Metz Nantes goal celebration Leya Iseka

All you need to know: FC Metz

Publish on 04/03/2021 at 14:03


FC Metz are enjoying a resurgence this season as they compete for European qualification. Former Coupe de France winners where Robert Pirès made his name and where Sadio Mané once played, tells you all you need to know about Les Grenats…


FC Metz was created in 1932 out of an existing club, Cercle Athlétique Messin, and took part in the first French professional championship in 1932-33. In 1938 they reached the Coupe de France final for the first time, losing 2-1 after extra time to Olympique de Marseille at the Parc des Princes in Paris.

They were mostly a top-flight club, albeit one that rarely finished in the upper echelons of the league, until relegation in 1958 saw them spend all but one of the next nine years in the second tier. In 1967 they returned to the elite, just as Carlo Molinari became the club’s president, a position he would retain almost unbroken for more than three decades, overseeing Metz’s rise to become a genuine force in the French game.

Les Grenats appeared in Europe for the first time in 1968-69, losing to Hamburger SV in the first round of the Inter-Cities Fairs Cup. They came third that season to qualify for Europe again, this time losing to Dino Zoff’s Napoli at the first hurdle of the same competition.

Cup success and glory in Barcelona

They remained a steady presence in the top flight with two top-six finishes in the 1970s, but the real glory days were still to come. Molinari returned after a five-year absence in 1983, and in 1984 the club won their first major trophy, as a team that had come 12th in the league defeated AS Monaco 2-0 after extra time in the Coupe de France final. Philippe Hinschberger and the Slovenian Toni Kurbos were their goal-scoring heroes in Paris.

In the following season’s UEFA Cup Winners’ Cup Metz enjoyed what remains to this day their greatest European result as they ousted Barcelona in the first round. Beaten 4-2 at home in the first leg, they went a goal down in the return at the Camp Nou. However, Kurbos then scored a hat-trick as Metz claimed a stunning 4-1 victory to advance 6-5 on aggregate. They duly lost to Dynamo Dresden in the next round.

In 1988 Metz won the Coupe de France again, beating FC Sochaux 5-4 on penalties after the final finished 1-1. Scotland international Eric Black scored their goal in the final. He spent five years at the Stade Saint-Symphorien.

The Joël Muller years

The club re-emerged as a force in the 1990s under the management of Joël Muller, and also in no small part thanks to the emerging talent of Robert Pirès. In 1996, with Pirès helping pull the strings, they beat Olympique Lyonnais on penalties in the final to win the Coupe de la Ligue for the one and only time. That season they came fourth in the league and a best-ever run in Europe followed as Metz made it to the third round of the UEFA Cup, losing to Newcastle United.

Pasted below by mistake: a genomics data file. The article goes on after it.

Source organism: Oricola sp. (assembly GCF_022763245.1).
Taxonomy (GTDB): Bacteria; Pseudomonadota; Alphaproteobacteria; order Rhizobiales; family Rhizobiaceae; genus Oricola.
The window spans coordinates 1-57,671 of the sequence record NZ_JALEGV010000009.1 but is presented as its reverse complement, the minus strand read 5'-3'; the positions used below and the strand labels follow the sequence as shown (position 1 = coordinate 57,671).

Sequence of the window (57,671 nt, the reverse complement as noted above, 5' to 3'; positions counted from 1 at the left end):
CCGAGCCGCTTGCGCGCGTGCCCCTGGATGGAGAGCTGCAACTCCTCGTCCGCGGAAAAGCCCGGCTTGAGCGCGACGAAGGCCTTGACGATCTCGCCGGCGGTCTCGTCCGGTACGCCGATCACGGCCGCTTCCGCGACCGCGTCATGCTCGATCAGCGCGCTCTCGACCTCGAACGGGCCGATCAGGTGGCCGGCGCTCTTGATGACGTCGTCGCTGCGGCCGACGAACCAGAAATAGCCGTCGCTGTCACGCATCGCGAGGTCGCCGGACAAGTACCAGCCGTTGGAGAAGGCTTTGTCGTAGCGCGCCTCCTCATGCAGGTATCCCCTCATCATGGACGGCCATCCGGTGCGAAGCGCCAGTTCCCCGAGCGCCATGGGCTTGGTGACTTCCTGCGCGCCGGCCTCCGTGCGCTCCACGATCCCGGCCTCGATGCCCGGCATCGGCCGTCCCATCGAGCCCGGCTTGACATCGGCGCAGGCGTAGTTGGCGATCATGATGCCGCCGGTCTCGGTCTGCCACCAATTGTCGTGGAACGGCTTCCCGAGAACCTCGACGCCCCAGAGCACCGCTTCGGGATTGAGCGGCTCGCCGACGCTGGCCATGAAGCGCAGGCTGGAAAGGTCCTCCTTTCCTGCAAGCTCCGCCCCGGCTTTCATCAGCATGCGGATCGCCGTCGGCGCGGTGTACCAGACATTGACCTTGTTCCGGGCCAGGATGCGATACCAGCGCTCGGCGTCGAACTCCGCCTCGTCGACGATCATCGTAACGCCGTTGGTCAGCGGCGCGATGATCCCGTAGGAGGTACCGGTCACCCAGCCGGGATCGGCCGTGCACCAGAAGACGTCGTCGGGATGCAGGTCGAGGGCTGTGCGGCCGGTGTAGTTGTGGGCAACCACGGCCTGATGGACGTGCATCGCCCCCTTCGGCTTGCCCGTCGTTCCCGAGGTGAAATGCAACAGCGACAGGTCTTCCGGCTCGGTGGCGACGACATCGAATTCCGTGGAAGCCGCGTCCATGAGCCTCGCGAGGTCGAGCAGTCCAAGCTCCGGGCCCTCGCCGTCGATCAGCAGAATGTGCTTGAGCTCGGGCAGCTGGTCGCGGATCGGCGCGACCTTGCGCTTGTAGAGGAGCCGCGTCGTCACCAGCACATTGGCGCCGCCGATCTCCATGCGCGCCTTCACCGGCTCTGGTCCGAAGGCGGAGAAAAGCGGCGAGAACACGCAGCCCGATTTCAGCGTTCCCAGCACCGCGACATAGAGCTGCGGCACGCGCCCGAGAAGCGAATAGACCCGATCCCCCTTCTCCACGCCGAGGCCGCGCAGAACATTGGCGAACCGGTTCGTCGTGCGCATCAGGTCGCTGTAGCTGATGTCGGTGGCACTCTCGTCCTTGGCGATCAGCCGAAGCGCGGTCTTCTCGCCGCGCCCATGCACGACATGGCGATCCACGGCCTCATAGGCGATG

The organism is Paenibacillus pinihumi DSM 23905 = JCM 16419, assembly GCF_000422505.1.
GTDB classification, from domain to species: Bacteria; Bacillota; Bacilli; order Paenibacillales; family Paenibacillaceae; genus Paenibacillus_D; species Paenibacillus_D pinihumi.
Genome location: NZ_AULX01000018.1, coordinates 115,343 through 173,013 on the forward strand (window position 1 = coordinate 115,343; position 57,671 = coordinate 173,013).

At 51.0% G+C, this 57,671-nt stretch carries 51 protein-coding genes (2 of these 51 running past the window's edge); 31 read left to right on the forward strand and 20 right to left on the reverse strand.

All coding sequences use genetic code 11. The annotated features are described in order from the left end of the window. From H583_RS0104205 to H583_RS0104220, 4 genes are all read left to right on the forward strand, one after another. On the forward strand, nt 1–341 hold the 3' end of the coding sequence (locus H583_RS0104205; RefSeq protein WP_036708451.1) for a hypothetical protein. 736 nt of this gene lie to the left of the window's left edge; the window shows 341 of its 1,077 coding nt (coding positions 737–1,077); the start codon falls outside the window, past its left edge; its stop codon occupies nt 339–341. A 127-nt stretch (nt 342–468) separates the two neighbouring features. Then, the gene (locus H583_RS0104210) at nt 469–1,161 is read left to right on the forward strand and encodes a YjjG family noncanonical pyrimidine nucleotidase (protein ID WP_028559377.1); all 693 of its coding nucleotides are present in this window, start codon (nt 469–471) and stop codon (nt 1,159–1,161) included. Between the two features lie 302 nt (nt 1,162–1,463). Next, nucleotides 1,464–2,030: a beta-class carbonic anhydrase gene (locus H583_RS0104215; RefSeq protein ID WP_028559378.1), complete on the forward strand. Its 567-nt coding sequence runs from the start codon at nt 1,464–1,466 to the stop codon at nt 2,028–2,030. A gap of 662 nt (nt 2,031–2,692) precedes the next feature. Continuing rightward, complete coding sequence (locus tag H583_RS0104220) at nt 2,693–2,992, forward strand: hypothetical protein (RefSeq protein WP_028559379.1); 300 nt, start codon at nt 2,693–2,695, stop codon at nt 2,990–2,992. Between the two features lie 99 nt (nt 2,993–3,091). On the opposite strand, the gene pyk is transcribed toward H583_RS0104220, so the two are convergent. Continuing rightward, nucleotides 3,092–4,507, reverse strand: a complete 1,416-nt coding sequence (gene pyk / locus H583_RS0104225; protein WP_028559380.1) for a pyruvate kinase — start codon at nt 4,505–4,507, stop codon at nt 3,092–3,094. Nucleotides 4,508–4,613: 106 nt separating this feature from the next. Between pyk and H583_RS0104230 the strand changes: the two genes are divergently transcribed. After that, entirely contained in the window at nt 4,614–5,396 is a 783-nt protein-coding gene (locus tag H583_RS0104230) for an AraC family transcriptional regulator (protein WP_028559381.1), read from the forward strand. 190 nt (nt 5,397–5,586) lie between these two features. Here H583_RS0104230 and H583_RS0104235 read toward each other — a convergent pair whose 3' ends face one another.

The 1997-98 season remains the most successful in Metz’s top-flight history, as they finished second, only missing out on the title on goal difference to RC Lens. Sadly that narrow miss proved a high point for the club. After helping France win that summer’s World Cup on home soil, Pirès departed to join Marseille. The team lost in the following season’s Champions League qualifying rounds to HJK Helsinki, and Muller left midway through the 2000-01 campaign. In 2002 Metz were relegated, ending 35 unbroken years in the top flight.

The goals of the emerging Togolese striker Emmanuel Adebayor helped them win an immediate return to the elite, but over the years since Les Grenats have developed a reputation as something of a yo-yo club. Since then they have been relegated four more times from Ligue 1. They were even relegated to the third-tier Championnat National in 2012, although they did make an immediate return to Ligue 2. Their most recent promotion back to Ligue 1 came in 2019.


Metz initially wore white and black, the colours of the crest of the city of Metz, but changed to their now iconic maroon in the 1930s. The club crest features a mythical dragon, the Graoully which, legend has it, lived in the Roman amphitheatre in Metz. It also features the two-barred Cross of Lorraine. The Cross was a symbol of Free France during World War II, when Lorraine, along with Alsace, was annexed by Germany.